BAKO National Park, which celebrates the 56th anniversary of its gazettement this year, is still one of the Malaysia’s best kept nature reserves.
My last visit to the Park was 26 years ago. It was an educational trip, organised by Green Road Secondary School (GRSS) Geography Club, led by former teacher in charge, Rambli Ahmad, who is now the geologist and ecologist with Sarawak Forestry Corporation (SFC) Sdn Bhd.
Memories of that overnight trip still linger. It was one of the best back-to-Nature outings. Visions of the trek along the forest trails and good times playing on the beach are still as vivid as ever.
One can hear the sounds of crickets, cicadas, frogs, and occasionally owls while taking a walk in the Park at night.
The beach near the Park’s headquarters is a great place for a night walk. If the tide is out, you can see crabs, prawns, anemones, starfish, annelid worms and young shrimps in scattered pools.
Bako National Park, the state’s oldest but smallest nature park, is home to the rare proboscis monkey, the odd-looking simian with a huge pendulous nose and large pot belly.
This monkey can sometimes be seen moving about the forest or mangroves in small groups and feeding on young leaves, shoots, sour fruits and seeds.
Many who visited the Park just to see the proboscis monkey in its natural habitat often came away without sighting any.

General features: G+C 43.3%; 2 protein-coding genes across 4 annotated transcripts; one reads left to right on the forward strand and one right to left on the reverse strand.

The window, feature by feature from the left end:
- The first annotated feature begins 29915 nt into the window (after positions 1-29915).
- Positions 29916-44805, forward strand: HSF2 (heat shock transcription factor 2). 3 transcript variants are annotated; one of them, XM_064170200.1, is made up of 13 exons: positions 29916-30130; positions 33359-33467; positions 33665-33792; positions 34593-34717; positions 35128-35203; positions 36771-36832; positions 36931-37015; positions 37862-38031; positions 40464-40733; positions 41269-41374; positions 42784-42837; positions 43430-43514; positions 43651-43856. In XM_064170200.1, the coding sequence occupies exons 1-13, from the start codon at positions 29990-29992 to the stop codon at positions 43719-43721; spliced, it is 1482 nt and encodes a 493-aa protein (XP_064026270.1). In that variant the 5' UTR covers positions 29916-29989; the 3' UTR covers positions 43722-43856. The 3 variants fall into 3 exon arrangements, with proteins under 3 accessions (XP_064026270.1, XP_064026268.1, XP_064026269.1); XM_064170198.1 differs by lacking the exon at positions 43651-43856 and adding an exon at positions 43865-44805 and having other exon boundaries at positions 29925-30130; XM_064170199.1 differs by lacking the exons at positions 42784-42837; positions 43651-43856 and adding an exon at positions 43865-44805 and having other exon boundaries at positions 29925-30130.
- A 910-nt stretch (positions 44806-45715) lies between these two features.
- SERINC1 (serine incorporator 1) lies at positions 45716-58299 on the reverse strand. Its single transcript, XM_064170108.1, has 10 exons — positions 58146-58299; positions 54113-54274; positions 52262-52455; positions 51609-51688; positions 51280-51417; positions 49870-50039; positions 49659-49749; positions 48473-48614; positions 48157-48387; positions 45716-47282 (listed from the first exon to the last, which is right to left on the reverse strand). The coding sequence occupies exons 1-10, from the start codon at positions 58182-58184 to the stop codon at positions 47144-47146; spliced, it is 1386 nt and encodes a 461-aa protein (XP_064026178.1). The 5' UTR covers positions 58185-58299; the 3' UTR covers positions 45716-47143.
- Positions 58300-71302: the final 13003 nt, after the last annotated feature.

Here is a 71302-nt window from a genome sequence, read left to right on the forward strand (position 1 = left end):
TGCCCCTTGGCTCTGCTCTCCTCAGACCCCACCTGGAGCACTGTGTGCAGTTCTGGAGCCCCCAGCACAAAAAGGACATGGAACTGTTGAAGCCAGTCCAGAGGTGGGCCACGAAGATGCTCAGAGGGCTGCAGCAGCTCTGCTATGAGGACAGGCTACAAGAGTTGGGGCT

Most had to settle for the silvered leaf monkey or silvered langur. The adults have silver-grey fur and a spiky crest of head hair with the infants covered surprisingly in bright orange fur.
A new administrative block, doubling as a visitors’ information centre, was recently built at the Park. A cafeteria and mini gallery were incorporated into the building.
The mini gallery is a must-see because there are interesting photographs and valuable information on the Park, especially the various jungle trails and the unique flora and fauna.
Being fully air-conditioned, it’s also the best place to escape the humidity outside.
The new building, completed two years ago, is equipped with modern toilets and showers.
Kampung Bako residents who run the cafeteria, serve delicious Malay dishes at reasonable prices.
The wooden plankwalks, connecting the hostels and chalets, is another welcomed feature, making it possible to enjoy the convenience of walking safe at the night and dry when it rains.
These facilities are provided in part to prevent contact between people and nocturnal wild animals, especially snakes. However, most snakes found at the Park are non-venomous.
The grass green whip snake is easily recognised by its bright colour, pencil-slim body and long snout. Another species is the paradise tree snake.
The only known poisonous snake occasionally sighted is the Wagler’s pit viper with its broad, flat, triangular head – a rare capture on film for many avid Nature photographers.
Patient wildlife watchers are usually rewarded with sightings of the Bornean bearded pig. This species of hogs, which is the largest mammal found in Bako, is recognised by its prominent bristles on either side of its snout.
Groups of roaming macaques looking for discarded or unattended foods are still a common sight. The management has put up signs to warn visitors of the macaques’ mischievous foraging habits.